Academic journal article Research Quarterly for Exercise and Sport

Content Specificity of Expectancy Beliefs and Task Values in Elementary Physical Education

Academic journal article Research Quarterly for Exercise and Sport

Content Specificity of Expectancy Beliefs and Task Values in Elementary Physical Education

Article excerpt

The curriculum may superimpose a content-specific context that mediates motivation (Bong, 2001). This study examined content specificity of the expectancy-value motivation in elementary school physical education. Students' expectancy beliefs and perceived task values from a cardiorespiratory fitness unit, a muscular fitness unit, and a traditional skill/game unit were analyzed using constant comparison coding procedures, multivariate analysis of variance, [chi square], and correlation analyses. There was no difference in the intrinsic interest value among the three content conditions. Expectancy belief, attainment, and utility values were significantly higher for the cardiorespiratory fitness curriculum. Correlations differentiated among the expectancy value components of the content conditions, providing further evidence of content specificity in the expectancy-value motivation process. The findings suggest that expectancy beliefs and task values should be incorporated in the theoretical platform for curriculum development based on the learning outcomes that can be specified with enhanced motivation effect.

Key words: curriculum, fitness education, motivation

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Enhanced motivation leads to effective learning. The content to be learned, however, may superimpose a context that has strong motivation implications. Bong (2001) suggested learners' motivation may result from their responses to the content. In other words, the learner's motivation may depend on the content being taught and how it is taught. Content specificity of motivation has strong theoretical significance with which educational researchers can link motivation constructs and mechanisms to the curriculum to enhance learning.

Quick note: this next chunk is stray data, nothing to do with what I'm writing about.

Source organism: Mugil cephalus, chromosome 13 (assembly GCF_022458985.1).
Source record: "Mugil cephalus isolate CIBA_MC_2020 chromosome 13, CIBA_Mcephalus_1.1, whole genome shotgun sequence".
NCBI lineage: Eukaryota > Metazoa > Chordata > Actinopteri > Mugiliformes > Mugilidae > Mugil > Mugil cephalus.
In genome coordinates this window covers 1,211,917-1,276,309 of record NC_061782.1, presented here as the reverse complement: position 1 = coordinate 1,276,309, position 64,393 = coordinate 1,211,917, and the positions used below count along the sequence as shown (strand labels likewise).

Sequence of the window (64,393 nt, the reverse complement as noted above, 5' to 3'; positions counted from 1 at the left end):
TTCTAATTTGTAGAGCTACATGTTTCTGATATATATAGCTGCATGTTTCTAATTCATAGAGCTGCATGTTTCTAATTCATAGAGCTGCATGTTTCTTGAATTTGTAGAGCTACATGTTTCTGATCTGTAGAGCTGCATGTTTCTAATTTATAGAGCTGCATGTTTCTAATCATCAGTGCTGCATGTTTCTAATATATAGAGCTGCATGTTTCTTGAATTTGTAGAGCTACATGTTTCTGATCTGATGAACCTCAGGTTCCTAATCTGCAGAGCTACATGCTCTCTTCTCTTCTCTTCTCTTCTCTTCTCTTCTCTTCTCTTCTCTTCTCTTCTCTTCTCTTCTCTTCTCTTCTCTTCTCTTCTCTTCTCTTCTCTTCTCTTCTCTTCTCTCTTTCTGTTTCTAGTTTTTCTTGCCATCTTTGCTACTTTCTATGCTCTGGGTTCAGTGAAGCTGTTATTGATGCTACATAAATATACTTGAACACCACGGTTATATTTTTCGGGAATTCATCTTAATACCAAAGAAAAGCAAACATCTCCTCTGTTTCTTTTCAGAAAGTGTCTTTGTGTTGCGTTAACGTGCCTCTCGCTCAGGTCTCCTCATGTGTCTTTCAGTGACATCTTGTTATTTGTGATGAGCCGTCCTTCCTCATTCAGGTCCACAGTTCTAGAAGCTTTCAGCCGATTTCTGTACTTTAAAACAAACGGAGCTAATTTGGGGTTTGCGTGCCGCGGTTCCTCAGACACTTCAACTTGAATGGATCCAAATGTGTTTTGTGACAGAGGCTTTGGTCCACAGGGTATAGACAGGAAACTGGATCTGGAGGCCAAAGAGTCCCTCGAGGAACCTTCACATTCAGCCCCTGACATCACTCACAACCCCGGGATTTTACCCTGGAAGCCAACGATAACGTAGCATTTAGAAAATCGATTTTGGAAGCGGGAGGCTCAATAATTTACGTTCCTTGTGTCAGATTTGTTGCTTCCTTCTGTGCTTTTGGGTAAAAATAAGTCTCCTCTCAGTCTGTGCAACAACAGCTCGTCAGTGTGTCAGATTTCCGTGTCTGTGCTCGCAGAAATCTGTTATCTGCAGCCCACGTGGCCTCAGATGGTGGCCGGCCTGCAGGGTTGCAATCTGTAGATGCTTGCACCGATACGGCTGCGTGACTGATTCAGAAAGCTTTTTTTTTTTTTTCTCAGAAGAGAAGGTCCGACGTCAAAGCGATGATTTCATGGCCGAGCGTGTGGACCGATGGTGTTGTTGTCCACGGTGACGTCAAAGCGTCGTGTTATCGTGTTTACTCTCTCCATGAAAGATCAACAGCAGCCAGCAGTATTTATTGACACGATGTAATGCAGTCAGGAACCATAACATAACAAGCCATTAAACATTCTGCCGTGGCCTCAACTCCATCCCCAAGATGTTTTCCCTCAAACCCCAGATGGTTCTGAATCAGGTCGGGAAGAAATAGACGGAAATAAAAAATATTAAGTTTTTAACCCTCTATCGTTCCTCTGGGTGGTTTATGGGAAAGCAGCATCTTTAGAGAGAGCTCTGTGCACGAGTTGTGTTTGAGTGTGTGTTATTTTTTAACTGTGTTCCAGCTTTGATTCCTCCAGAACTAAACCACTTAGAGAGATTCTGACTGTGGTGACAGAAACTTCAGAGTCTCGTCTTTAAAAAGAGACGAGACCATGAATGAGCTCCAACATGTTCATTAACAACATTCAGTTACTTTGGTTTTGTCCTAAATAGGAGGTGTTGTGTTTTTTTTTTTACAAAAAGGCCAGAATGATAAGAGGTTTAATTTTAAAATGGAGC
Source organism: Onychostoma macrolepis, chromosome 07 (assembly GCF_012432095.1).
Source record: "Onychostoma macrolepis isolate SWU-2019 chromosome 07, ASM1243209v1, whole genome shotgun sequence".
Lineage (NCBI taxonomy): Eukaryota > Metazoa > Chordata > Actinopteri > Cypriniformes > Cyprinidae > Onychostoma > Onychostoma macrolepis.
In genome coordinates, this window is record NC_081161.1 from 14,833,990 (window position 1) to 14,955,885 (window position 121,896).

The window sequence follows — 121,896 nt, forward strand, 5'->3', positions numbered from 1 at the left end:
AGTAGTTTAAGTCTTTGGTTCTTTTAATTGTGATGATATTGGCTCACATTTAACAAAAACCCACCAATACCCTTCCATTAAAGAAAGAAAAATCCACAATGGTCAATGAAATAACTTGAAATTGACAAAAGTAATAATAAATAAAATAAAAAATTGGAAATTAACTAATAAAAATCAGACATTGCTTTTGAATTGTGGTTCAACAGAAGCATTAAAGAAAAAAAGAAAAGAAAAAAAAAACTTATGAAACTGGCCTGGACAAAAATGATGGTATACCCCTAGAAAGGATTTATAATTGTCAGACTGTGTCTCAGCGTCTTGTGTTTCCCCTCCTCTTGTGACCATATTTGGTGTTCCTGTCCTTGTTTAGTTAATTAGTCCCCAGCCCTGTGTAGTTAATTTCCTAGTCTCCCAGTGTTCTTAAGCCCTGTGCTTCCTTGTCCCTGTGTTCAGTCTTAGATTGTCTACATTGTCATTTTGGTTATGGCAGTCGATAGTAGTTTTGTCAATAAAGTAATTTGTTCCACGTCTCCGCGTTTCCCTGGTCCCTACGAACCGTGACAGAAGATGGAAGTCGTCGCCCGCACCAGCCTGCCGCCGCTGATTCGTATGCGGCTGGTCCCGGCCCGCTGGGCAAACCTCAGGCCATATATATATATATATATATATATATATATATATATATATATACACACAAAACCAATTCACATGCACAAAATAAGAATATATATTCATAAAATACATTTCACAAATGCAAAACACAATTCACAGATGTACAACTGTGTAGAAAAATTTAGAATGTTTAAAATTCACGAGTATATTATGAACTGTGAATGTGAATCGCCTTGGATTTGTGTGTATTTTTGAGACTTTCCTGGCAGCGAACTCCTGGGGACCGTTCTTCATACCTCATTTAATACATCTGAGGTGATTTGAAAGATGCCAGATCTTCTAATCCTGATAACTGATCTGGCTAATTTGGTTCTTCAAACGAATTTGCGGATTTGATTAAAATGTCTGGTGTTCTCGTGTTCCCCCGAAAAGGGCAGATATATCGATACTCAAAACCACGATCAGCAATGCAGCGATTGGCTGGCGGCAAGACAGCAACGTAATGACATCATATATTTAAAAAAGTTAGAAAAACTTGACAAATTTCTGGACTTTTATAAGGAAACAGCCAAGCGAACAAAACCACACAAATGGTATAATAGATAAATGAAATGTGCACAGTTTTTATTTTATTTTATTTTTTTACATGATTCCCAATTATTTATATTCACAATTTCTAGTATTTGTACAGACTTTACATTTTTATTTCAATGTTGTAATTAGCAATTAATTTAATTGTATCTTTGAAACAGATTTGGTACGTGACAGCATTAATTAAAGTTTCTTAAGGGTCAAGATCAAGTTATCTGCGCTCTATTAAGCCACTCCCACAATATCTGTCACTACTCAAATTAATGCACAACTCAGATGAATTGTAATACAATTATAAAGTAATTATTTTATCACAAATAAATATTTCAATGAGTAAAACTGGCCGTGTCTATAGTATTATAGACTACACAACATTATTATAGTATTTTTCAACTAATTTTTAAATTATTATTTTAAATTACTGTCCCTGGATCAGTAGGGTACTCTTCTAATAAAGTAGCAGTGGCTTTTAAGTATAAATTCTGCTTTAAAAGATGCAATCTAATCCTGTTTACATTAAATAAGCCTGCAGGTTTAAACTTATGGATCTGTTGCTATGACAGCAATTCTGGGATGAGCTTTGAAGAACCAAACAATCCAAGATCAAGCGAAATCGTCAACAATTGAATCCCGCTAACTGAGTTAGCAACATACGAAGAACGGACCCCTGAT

The purpose of this study was to examine the content specificity of expectancy-value motivation in elementary school physical education, particularly the hypotheses that (a) different expectancy beliefs and task values would be observed among learners in physical education and (b) the relationship of expectancy-value components would vary based on content differences. The hypotheses were examined in a large-scale, randomized, controlled curriculum intervention research context, in search of the optimal motivation process (Chen & Ennis, 2004; Sansone & Harackiewicz, 2000). We hope this study may provide useful information enabling us to theoretically articulate the possibility of developing a holistic, coherent platform in which curriculum and motivation theories can be incorporated to address the "fun content, but low value" phenomenon (Goodlad, 1984). In addition, we hoped the study would offer solutions to the "high need, low demand" dilemma (Ennis, 2001), in which the physical education curriculum is continuously marginalized in schools while the public is increasingly aware of the health benefits associated with physical activity.

Expectancy-Task Value Construct

Motivated behavior is characterized by voluntary choices, persistent effort, and achievement, which are directly associated with students' expectancy for success and perceived value in specific activities (Jacobs & Eccles, 2000; Wigfield & Eccles, 1992). Wigfield (1994) argued that students' expectancies for success and their perceived values in the content motivate them to learn different tasks. Empirical examinations of the expectancy-value construct over more than two decades have yielded strong classroom-based evidence supporting the argument. According to Wigfield and Eccles (1992), expectancy for success is defined as students' beliefs about how well they will do on upcoming activities.

The perceived task values represent students' perceptions of the attractiveness of a particular task or content. Based on abundant empirical evidence accumulated since 1983, Eccles and her colleagues (e.g., Eccles & Wigfield, 1992, 1995; Jacobs & Eccles, 2000; Jacobs, Lanza, Osgood, Ecdes, & Wigfield, 2002; Wigfield, 1994) identified three common values in various content domains to determine learners' motivation: (a) attainment value refers to personal importance of success in an activity, (b) intrinsic value is the enjoyment the individual gains from the activity, and (c) utility value is the perception of the activity's worth in relation to current and future goals. …

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